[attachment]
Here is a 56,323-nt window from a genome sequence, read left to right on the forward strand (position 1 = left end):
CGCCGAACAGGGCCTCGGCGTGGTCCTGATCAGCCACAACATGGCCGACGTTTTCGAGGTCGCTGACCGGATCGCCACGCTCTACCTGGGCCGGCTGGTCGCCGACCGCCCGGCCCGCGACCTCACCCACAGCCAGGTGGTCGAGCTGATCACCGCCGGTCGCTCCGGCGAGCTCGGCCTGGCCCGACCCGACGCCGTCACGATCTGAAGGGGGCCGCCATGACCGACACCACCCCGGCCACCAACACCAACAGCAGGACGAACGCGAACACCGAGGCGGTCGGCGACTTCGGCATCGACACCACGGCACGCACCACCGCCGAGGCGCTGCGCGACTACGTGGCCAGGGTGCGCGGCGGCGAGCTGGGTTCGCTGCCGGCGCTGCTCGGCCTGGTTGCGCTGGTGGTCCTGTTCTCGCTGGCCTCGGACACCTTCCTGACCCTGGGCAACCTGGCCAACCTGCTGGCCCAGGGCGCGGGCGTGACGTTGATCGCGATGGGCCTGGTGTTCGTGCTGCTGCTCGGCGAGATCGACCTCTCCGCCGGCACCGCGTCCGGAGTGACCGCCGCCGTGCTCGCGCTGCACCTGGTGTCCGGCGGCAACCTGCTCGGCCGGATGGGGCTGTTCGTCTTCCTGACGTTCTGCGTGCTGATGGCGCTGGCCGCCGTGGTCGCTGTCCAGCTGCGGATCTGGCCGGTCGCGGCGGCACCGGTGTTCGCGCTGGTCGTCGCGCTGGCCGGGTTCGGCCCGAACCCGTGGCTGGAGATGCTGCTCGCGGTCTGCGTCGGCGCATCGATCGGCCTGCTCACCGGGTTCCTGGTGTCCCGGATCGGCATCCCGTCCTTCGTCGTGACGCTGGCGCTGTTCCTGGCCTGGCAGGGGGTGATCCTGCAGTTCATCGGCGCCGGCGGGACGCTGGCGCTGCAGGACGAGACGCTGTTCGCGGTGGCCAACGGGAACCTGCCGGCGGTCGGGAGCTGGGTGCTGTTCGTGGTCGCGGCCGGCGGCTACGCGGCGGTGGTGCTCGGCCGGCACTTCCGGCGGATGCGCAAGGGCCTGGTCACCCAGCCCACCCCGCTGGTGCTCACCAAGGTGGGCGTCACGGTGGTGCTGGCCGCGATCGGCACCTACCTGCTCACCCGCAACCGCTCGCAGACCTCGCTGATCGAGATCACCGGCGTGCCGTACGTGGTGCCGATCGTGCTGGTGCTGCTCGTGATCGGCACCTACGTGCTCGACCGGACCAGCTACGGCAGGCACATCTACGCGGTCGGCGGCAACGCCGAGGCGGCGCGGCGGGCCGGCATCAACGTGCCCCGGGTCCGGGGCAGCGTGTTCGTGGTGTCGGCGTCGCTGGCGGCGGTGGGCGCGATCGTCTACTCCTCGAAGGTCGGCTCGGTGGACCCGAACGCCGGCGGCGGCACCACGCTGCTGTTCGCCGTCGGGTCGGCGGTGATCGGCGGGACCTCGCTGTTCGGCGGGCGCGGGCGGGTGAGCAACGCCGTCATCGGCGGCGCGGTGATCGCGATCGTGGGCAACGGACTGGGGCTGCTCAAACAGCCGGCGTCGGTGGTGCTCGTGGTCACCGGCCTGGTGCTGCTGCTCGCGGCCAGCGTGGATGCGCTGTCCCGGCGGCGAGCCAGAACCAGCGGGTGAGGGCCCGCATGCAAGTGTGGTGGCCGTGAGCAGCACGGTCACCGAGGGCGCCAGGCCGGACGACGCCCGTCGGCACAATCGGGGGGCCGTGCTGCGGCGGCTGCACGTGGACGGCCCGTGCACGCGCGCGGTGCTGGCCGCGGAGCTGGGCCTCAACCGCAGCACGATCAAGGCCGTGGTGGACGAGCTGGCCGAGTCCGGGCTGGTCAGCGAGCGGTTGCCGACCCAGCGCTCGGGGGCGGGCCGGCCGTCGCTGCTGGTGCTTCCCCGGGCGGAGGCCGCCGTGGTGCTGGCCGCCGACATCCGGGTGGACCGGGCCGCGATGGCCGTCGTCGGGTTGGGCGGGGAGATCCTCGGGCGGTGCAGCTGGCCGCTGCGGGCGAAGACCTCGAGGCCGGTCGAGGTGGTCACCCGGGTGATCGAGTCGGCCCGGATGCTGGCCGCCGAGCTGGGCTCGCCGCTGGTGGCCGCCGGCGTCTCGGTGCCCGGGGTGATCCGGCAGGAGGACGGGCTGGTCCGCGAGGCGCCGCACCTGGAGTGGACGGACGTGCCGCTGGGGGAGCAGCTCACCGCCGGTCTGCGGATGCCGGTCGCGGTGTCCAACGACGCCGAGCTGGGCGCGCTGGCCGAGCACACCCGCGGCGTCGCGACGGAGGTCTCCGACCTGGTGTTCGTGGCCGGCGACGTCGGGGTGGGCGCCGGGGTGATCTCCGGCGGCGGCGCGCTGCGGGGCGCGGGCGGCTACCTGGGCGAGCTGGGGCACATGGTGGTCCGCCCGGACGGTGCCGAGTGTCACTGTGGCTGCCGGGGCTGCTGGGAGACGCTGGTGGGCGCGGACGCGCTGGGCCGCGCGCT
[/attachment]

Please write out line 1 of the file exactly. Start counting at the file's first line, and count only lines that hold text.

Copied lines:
Here is a 56,323-nt window from a genome sequence, read left to right on the forward strand (position 1 = left end):